More than $300 million in additional revenue was plowed into the budget in the late hours of Monday night but, apparently, leaders did not agree to spending any more money on Medicaid.
That’s a disappointment to the managed-care plans that are participating in Florida’s mandatory Medicaid managed-care program. They were hoping to get an infusion of $57 million in “grants and donations” trust funds that could have been used to draw down federal matching funds.
In all, it would have been about a $110 million increase for the plans, about 25 percent of the original $400 million bump in rates the plans initially requested lawmakers to fund.
Florida Association of Health Plans President and Chief Executive Officer Audrey Brown said pharmaceutical costs were not properly contemplated in the current year rates. Brown said the agency has not properly adjusted the second year rates–which are currently in draft form– to accommodate for the costs of brand name pharmaceuticals.
“We look forward to working with the agency and the Legislature on adequate rates so that we can continue to ensure high-quality care for Florida’s most vulnerable citizens,” Brown said in an email statement.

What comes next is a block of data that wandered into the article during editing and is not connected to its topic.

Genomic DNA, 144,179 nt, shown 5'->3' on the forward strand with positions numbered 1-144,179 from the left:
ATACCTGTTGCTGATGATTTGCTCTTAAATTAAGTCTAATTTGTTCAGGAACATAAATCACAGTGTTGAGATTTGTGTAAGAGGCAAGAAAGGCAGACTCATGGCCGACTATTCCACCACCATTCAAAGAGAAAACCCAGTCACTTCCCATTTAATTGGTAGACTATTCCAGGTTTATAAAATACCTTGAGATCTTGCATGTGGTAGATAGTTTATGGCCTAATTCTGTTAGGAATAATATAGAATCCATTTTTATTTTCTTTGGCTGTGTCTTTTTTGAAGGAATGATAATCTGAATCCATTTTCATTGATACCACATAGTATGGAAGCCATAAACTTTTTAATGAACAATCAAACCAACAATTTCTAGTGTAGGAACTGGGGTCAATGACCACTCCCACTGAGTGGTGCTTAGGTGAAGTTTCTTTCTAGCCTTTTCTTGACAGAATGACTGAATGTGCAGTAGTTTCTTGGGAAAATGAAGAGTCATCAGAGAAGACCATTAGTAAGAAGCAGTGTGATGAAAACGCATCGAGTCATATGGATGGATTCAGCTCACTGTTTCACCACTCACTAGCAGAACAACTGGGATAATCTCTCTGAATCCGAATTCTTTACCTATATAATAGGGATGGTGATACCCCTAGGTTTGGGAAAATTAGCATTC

Agency for Health Care Administration Secretary Liz Dudek scoffed at the notion that the 13 plans that participate in the Statewide Managed Medical Assistance Program needed a $400 million increase in current year rates. In a letter to health plans, Dudek said under the current contracted rates with HMOs, the state is saving slightly more than 5 percent compared to prior year’s spending after the shift to statewide Medicaid managed care.
“The $400 million in current year increase demanded by the plans would offset the vast majority of those savings,” she wrote in a letter to the plans.
Florida Law requires HMOs to maintain solvency requirement in the greater amount of:
- 10 percent of total liabilities; and
- 2 percent of total annualized premium
Insurance Commissioner Kevin McCarty issued a memorandum to HMOs in May advising that the solvency requirements are in effect at all times, not just the end of each quarterly reporting period.
McCarty’s memo also puts in bold and underlines the message that it’s is a felony for any officer or director of an HMO to accept or renew insurance or provider contracts if the officer knew the HMO was impaired or insolvent.
While the plans were pushing to get money to increase their current rates, Dudek’s agency has shared a draft of proposed rate increases for the upcoming 2015-16 year. The draft rates show the plans could see an average 6 percent increase in rates. That’s far less than the 12 percent increase the plans were advocating.